Saturday, March 01, 2014

Wimpress, Weeks in Naviras (2013)

Chris Wimpress, Weeks in Naviras. Self-published, 2013. Pp. 255. ISBN 978-1-31079-670-8. $2.99.

Reviewed by Paul Wilks

Ellie Weeks, the main protagonist in Chris Wimpress’ Weeks in Naviras is killed in a terrorist attack. However, shortly afterwards she wakes to find herself in a unique afterlife based on her experiences of Naviras, a quiet Portuguese fishing village which she had fallen in love with many years before. The story is split into two narratives which generally alternate with each chapter. It begins with Ellie’s afterlife experience but then also provides the background of her life and how she came to be killed. The book is well-structured with this evocative trick that keeps you reading, even in the more pedestrian sections of the narrative where you’re not quite sure what the story is driving towards.

In the environment of her afterlife Ellie explores a foggy, skewed Naviras, discovering a rich but confusing geography with periodical recollections and blurred images of her life which often lack clarity to both herself and the reader. This gives these portions of the book a kind of curious surrealness that, with the authors use of language and imagery, come across as dream-like and fluid.

In contrast the background chapters, where Ellie describes her life and explains her progression towards death, are clearer to follow. Ellie is an intelligent, middle class young woman who meets her future husband—James—while holidaying in Naviras with her friend Gail. Ellie’s and James’s relationship progresses quickly against the backdrop of politician James’s equally advancing career. It does not seem long in narrative terms before they are married, have children and James has become Prime Minister.

While this subsequently brings the story to explain why Ellie died, it then explores the fragile nature of her afterlife, which seems to unravel around her as she delves deeper and deeper into it. Things are not how they should be and Ellie’s inquisitiveness leads her to some startling and conspiratorial discoveries later in the book. While I felt there were times where the narrative itself was quite slow, you are consistently left wondering what is going on—while it would be easy to dismiss some of the text as a kind of watery middle-class holiday diary (albeit with a very supernatural twist)—something really bites you as a reader and your curiosity cannot help but grow with each page.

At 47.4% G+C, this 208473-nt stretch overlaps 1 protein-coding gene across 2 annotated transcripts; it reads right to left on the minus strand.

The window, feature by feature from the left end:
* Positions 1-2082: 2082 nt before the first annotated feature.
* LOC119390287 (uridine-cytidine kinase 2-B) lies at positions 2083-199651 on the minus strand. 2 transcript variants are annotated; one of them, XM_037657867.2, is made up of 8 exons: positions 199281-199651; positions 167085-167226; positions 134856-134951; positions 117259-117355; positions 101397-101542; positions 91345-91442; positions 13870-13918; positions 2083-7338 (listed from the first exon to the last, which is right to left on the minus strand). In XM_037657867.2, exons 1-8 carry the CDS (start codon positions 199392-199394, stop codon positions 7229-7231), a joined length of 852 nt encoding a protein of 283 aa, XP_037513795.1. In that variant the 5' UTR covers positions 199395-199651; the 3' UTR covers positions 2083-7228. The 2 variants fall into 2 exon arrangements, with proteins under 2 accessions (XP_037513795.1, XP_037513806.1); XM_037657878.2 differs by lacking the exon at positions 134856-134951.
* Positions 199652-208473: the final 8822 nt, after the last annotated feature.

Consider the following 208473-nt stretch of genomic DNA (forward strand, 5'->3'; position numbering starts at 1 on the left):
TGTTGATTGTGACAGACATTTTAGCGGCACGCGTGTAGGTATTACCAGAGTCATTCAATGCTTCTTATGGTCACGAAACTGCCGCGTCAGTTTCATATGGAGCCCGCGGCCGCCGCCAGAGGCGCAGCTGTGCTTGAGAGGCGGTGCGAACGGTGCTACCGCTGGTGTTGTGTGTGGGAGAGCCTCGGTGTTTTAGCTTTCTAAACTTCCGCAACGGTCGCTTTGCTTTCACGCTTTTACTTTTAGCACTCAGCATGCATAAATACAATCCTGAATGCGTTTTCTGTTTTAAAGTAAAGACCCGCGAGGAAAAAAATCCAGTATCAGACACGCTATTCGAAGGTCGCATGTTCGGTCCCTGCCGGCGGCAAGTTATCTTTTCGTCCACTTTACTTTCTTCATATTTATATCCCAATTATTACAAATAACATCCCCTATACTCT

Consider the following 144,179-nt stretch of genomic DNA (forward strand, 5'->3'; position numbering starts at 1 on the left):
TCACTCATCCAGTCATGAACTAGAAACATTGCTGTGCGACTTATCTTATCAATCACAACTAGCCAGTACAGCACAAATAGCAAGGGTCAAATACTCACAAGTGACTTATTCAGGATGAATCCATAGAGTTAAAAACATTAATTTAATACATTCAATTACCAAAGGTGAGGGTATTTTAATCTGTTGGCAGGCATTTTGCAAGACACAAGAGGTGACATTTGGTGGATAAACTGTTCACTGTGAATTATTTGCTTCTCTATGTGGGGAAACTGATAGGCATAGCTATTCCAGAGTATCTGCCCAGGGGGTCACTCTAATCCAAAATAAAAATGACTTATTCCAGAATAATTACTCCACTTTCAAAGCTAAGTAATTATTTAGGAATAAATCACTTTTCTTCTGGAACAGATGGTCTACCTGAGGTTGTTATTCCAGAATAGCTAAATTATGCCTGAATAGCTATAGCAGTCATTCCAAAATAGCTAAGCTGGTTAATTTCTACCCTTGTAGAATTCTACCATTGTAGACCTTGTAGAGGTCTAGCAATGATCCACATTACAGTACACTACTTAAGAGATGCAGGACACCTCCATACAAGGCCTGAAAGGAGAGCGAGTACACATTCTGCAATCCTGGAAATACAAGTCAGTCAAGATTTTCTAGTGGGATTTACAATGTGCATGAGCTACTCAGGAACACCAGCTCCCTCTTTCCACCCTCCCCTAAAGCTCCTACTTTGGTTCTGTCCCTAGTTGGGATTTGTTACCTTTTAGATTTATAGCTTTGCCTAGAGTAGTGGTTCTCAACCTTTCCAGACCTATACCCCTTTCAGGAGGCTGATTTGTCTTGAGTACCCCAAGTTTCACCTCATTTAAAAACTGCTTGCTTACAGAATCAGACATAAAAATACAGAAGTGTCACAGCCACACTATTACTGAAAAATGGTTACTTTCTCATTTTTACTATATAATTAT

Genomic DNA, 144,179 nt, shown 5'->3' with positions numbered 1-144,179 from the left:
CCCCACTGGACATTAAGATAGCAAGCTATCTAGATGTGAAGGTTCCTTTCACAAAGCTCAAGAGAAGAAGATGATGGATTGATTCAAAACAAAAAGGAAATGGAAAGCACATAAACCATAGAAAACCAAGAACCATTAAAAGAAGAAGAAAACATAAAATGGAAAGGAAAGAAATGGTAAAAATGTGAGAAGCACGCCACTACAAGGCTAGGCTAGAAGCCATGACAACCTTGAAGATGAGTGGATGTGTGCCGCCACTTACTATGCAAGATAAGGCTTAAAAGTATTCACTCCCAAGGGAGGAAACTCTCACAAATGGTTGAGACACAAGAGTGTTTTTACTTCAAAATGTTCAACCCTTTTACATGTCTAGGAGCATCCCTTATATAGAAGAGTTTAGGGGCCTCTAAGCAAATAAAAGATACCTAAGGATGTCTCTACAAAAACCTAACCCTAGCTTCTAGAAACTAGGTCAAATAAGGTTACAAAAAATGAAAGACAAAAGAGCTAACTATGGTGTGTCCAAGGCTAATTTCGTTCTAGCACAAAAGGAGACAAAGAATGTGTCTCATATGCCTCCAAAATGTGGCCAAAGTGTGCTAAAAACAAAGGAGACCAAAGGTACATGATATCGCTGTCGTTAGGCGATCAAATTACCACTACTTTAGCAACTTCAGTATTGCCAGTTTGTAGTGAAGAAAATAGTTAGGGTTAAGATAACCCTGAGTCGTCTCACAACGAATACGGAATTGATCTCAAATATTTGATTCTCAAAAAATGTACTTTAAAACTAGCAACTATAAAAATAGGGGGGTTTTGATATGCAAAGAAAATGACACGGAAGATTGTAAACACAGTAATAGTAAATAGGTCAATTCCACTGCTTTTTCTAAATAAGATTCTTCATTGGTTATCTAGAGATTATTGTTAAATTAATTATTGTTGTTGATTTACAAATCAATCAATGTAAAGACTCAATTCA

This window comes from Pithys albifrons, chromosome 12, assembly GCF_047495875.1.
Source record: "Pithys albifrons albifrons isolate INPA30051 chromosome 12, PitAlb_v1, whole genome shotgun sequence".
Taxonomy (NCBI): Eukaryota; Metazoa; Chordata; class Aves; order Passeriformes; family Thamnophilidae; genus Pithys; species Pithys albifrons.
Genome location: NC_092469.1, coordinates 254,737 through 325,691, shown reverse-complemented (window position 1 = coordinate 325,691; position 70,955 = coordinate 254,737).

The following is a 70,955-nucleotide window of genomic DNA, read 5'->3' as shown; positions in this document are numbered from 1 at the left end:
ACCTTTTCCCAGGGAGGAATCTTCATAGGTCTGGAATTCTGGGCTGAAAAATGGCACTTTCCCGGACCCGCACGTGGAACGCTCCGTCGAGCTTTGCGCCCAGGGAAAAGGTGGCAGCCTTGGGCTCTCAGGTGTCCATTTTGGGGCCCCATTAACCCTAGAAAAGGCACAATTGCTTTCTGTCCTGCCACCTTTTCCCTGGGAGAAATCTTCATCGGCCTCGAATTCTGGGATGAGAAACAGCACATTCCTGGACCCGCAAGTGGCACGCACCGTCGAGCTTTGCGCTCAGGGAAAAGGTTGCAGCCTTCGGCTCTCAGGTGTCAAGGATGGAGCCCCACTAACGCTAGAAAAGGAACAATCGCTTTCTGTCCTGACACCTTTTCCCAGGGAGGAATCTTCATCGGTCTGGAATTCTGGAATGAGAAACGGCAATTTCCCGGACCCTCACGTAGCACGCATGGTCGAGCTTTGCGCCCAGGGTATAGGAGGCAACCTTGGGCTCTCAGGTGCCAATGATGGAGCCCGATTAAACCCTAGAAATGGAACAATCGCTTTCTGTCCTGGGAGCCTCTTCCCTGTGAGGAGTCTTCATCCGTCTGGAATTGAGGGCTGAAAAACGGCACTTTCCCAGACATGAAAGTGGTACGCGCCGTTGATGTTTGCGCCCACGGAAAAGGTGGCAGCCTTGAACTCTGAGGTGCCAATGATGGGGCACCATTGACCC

Time in Weeks in Naviras is often fragmented and moves deceptively fast, never staying still or in one period for very long. This requires concentration to follow and it’s not a book that is either easy to pick up or put down. Ellie is a good narrator and her complex relationships with her fellow characters are well described and believable. Hotel-owner Lottie is a wonderfully warm and maternal character while James, as a Conservative MP, is every bit the neglectful and distant career politician.

It’s perhaps difficult to pigeonhole Weeks in Naviras in terms of genre. As mentioned, some of it reads like a holiday journal—fluffy and whimsical in its description, profoundly middle-class and more than a little shallow at times. However, it’s actually so much more than that. Weeks in Naviras blends both sci-fi and supernatural elements, along with a conspiratorial and abstract form of whodunit. You also have the reflective personal struggles of Ellie herself, which are key to the storyline and provide her character with a rounded believability which engages the reader throughout.

Weeks in Naviras is unpredictably different and, while there are a few places where things become a little too remote to follow clearly, it stays with you after you finish reading. This is principally down to the strength of the characters and the inquisitiveness the reader gleans from Ellie herself. In many ways it is an exploration of Ellie’s psyche and, with the tapestry of events which unfold, this creates a unique and engaging plot that is both thoughtful and evocative. It is an enjoyable read overall and is definitely recommended.

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